Sunday Message: Sin

English: Gospel message at Drumderg The placar...
English: Gospel message at Drumderg The placards are a familiar sight on trees all over rural Ulster. This one is in the townland of Drumderg – northwest of Keady (County Armagh). It bears part of 1 John 1:7 (in full: “But if we walk in the light, as he is in the light, we have fellowship one with another, and the blood of Jesus Christ his Son cleanseth us from all sin.”) (Photo credit: Wikipedia)

A famous Bible passage says “For all have sinned and fallen short of the glory of God.” I’ve always known myself to be a sinner. I watch myself. I know things that I should do that I flatly and knowingly refuse to do. Sometimes, I do what I should, but with a lot of grumbling. Sometimes I pretend that I don’t know the right thing or make lots of excuses. I just want to do what I want when I want. I don’t want to be forced to live differently from how I wish, even when God is the one giving the orders.

That’s sin: refusing to submit to God. Some people think that sin is stealing, or lying or murder. Those are sins, but they are sins because they all share that one thing – a refusal to submit to a law, to be made to act differently than we want to. That’s also how one can be a sinner without having ever committed a sin. It is not lying or stealing that makes us sinners. We are sinners because we refuse to submit to God and we sin because we are sinners.  As children we want what we want. We have to be taught to share and to obey instructions. We have to be made to obey rules because we would not do the right thing on our own. That is why no one can claim to be righteous.

All through human history, we have developed methods of working around this problem: indoctrination, punishment, rewards, deterrents, encouragements. None of those are perfect and none of them solve the problem of human nature. But Christianity claims to. It claims that God has come up with an ingenious way to create new beings out of us, to take out that sinful nature from us and give us natures that will love and submit to him. So that instead of taking the consequences of our acts, we can enjoy eternity with him.

 Therefore, there is now no condemnation for those who are in Christ Jesus,because through Christ Jesus the law of the Spirit who gives life has set you free from the law of sin and death. For what the law was powerless to do because it was weakened by the flesh, God did by sending his own Son in the likeness of sinful flesh to be a sin offering. And so he condemned sin in the flesh, in order that the righteous requirement of the law might be fully met in us, who do not live according to the flesh but according to the Spirit. – Romans 8: 1 – 4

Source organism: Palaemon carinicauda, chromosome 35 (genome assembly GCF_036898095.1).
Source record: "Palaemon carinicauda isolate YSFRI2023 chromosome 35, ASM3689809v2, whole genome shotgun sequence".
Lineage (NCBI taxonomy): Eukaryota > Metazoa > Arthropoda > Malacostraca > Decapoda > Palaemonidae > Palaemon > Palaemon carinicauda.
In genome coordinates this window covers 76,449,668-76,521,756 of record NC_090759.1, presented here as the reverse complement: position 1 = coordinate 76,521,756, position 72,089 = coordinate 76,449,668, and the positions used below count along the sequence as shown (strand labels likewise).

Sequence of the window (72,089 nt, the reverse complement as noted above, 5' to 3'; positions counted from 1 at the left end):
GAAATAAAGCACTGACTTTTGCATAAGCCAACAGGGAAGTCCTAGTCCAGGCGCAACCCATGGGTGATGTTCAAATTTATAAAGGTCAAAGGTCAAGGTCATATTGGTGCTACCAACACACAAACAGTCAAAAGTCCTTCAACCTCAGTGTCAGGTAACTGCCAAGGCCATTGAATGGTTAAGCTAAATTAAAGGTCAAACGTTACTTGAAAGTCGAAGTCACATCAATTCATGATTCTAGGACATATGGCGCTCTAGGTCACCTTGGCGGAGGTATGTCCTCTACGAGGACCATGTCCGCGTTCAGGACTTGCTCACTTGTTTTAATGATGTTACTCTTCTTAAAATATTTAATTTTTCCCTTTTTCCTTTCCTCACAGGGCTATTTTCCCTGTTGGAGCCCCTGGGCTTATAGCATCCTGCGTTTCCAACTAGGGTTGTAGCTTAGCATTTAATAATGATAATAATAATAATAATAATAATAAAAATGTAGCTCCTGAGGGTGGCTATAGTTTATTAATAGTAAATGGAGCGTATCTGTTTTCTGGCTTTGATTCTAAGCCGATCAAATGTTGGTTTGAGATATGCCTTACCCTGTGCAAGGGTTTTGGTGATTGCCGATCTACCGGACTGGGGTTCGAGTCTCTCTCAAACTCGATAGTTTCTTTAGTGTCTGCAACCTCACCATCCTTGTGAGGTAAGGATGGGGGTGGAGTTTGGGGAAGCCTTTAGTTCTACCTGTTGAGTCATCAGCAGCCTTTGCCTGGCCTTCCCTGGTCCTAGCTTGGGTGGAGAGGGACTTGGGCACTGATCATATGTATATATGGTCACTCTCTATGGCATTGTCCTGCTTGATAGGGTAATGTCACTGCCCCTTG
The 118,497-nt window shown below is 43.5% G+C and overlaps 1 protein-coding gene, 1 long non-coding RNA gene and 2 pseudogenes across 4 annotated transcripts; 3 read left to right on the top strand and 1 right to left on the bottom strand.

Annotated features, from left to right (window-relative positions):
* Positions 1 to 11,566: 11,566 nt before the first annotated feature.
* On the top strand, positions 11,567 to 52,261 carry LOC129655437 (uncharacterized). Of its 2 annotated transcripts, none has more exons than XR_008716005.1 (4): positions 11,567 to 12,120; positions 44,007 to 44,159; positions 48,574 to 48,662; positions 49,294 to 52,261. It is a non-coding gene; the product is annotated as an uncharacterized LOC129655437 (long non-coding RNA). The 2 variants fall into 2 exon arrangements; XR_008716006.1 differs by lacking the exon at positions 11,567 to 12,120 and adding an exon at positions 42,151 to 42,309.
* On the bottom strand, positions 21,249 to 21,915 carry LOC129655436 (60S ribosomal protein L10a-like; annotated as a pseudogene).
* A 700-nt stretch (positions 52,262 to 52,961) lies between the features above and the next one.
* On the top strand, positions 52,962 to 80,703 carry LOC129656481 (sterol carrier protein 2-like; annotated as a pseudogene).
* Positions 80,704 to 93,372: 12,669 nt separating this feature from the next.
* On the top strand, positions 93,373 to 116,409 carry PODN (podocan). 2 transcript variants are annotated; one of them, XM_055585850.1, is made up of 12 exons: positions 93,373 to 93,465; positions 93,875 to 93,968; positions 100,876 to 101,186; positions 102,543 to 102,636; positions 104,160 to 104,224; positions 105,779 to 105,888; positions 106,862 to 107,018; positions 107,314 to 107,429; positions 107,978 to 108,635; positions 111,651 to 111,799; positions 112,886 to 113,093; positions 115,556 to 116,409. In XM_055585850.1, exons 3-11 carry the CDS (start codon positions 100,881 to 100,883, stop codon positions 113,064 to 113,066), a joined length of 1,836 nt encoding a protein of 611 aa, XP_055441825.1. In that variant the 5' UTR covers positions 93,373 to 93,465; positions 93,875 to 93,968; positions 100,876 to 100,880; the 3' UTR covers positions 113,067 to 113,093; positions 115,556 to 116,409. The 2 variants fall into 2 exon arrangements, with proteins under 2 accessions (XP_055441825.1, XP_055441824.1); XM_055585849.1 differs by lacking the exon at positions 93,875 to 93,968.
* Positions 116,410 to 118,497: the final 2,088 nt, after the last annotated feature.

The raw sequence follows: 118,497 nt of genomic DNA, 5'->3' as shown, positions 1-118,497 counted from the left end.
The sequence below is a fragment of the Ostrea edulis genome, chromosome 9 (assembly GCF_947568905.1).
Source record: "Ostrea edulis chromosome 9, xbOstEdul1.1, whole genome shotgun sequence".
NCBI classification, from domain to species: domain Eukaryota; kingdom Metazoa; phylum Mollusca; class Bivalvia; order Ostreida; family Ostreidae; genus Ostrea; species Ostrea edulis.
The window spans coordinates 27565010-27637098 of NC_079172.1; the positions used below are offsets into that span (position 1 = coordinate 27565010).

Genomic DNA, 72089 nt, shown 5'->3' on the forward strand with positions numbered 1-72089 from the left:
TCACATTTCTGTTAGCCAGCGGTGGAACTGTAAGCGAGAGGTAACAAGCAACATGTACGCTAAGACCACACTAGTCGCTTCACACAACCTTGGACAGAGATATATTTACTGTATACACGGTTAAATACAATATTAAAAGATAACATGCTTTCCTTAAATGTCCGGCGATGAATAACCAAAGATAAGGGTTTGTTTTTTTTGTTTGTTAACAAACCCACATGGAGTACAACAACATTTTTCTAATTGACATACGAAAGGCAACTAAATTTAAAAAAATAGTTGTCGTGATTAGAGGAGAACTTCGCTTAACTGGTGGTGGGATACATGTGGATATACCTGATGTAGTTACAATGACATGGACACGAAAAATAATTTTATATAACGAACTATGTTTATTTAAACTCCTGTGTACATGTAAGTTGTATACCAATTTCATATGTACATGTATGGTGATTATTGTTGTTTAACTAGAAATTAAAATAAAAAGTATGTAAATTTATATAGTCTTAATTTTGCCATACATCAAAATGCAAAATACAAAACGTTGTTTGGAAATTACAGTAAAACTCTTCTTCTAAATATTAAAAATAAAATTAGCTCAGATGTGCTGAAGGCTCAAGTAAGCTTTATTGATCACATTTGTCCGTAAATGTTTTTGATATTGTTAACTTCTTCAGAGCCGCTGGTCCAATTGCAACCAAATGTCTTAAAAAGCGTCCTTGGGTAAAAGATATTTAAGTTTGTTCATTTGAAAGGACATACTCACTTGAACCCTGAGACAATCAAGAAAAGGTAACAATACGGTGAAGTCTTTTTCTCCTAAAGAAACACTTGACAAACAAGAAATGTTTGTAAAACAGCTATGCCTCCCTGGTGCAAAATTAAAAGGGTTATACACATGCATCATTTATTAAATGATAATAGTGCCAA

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Thinking About Sin

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Tracy

I’m Tracy

7 thoughts on “Sunday Message: Sin”

  1. As children we want what we want. We have to be taught to share and to obey instructions. We have to be made to obey rules because we would not do the right thing on our own.

    Sorry, Tracy. You’re just assuming these sentences are true. They are not. They are unequivocally false. You would know this if you bothered to actually investigate current knowledge from child development study.

    There is much compelling evidence that we come ready, willing, and able to share, to obey instructions, to prefer rule-based play, and heavily favour doing the ‘right’ thing (altruistic, fair, and reciprocal behaviours) not just for ourselves but expect it – and show clear preference in our liking and approval we award to others – from others.

    This overwhelming data shows that religious belief in our ‘badness’ and ‘selfishness’ is entirely misplaced. That’s not how children come. But rather than deal with how reality is (yet again), however, the religious tend to keep on making stuff up that fits with their religious model of how reality should be for their faith-based beliefs to be true. What’s actually true seems to be a consideration best left to some later date for far too many religious folk.

    Vilifying children and intentionally misrepresenting their natures to suit a particular religious belief seems to me to be a surefire way to distort reality in the name of piety. That method may work for you, but it sure creates just the right setting for creating victims out of children to excuse ignorant and damaging parental behaviours done in the name of piousness. And, to me, that price is far too high.

    1. Tildeb, it would be nice to see some of these studies that you talk about. It’s difficult to assess their scope and findings from what you have said. I write from experience. I have five younger siblings and a sister who is currently two years old. I’ve also spent a great deal of time watching myself and other children.